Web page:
Cuba and its ‘Soviet’ legal system
Along with free elections, the restoration of civil rights, respect for human rights, and the removal of the vile and murderous tyrannical dictatorship of the Castro family, another item that must be added to the long list of real reforms that must take place in Cuba.
Cuba must reform its 'Soviet' legal system
Cuban President Raul Castro's announcement he's begun his last term of office has been hailed by some as a harbinger of change for the island nation.
Raul, 81, made the declaration shortly after Cuba's National Assembly elected him to a second five-year term as president. Frail older brother Fidel, 86, made a rare public appearance for the event.
Raul Castro surprised, and encouraged, Cubans by his stated plan to establish term limits and age caps for political office. He even hinted at broad constitutional changes that would require a referendum.
But in the same breath he nixed any notion the country would abandon its anachronistic brand of socialism.
"I was not chosen to be president to restore capitalism to Cuba," he said. "I was elected to defend, maintain and continue to perfect socialism, not destroy it."
Since taking over the presidency from Fidel in 2006, Raul Castro has initiated modest economic and social changes, including expanding private enterprise, legitimizing the real estate market and relaxing travel restrictions. But the country remains, and remains for the foreseeable future, ruled by fiat of the Communist party, a party that brooks no opposition.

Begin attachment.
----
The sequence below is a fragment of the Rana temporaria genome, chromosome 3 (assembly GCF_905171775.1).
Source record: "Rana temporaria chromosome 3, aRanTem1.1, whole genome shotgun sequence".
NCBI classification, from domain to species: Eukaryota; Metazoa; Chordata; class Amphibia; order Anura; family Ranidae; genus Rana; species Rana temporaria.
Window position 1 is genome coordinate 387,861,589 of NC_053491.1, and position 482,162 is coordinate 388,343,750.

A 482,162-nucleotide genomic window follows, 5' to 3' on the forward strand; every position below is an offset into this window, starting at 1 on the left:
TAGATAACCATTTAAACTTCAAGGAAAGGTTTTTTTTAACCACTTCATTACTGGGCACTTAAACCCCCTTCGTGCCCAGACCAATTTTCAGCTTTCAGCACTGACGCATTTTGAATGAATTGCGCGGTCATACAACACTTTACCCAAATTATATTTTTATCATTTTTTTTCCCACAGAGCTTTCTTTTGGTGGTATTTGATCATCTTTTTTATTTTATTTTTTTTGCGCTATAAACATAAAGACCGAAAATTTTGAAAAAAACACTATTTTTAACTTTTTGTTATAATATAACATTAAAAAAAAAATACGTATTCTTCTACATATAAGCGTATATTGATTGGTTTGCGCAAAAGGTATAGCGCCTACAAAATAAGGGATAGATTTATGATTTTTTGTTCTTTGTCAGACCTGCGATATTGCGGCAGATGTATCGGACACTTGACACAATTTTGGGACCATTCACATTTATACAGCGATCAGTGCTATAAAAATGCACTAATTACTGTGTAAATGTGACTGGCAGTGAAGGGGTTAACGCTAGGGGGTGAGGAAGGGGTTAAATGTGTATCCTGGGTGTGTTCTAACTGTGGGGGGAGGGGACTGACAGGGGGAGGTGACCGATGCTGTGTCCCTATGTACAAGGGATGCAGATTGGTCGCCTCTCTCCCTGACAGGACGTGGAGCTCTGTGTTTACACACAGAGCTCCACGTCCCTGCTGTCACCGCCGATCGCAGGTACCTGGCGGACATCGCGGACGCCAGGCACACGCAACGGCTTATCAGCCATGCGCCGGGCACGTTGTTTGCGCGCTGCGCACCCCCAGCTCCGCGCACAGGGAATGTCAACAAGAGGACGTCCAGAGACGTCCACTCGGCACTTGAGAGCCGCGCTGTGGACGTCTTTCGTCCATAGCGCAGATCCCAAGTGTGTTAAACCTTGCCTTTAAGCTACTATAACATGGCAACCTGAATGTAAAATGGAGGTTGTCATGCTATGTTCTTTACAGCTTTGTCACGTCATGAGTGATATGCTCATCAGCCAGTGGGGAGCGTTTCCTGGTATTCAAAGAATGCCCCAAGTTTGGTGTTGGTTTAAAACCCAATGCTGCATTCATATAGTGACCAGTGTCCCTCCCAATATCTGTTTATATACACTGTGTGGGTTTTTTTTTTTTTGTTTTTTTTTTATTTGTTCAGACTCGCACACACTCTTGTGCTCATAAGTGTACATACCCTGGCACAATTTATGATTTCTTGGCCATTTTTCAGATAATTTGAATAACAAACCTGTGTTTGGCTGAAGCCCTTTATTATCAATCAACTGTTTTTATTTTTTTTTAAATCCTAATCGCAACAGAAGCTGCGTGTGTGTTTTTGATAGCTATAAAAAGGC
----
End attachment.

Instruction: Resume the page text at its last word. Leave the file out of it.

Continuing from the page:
Real reform in Cuba must start with overhaul of its legal system, a system that offers no semblance of justice.
Peaceful political organizing, dissent and protest have no legal recognition or protection whatsoever in Cuba's courts. And Raul Castro's reversion to hardline language about the sanctity of socialism is a message from on high that law reform simply isn't in the cards.
Cuba's legal system, though it has Spanish roots, by and large mirrors that of its Cold War sponsor, the former Soviet Union. After coming to power in 1959, Fidel Castro strove to build a Soviet-model system. He succeeded. And that unfortunate model continues, unreformed and unabated, today.
The result: Cuban law, especially where alleged offences against the state are involved, is short on due process, long on summary proceedings and given to unjust decisions.
Critical to a justice system worthy of the name is judicial independence. But judges in the island nation's Marxist-modeled system are state pawns.
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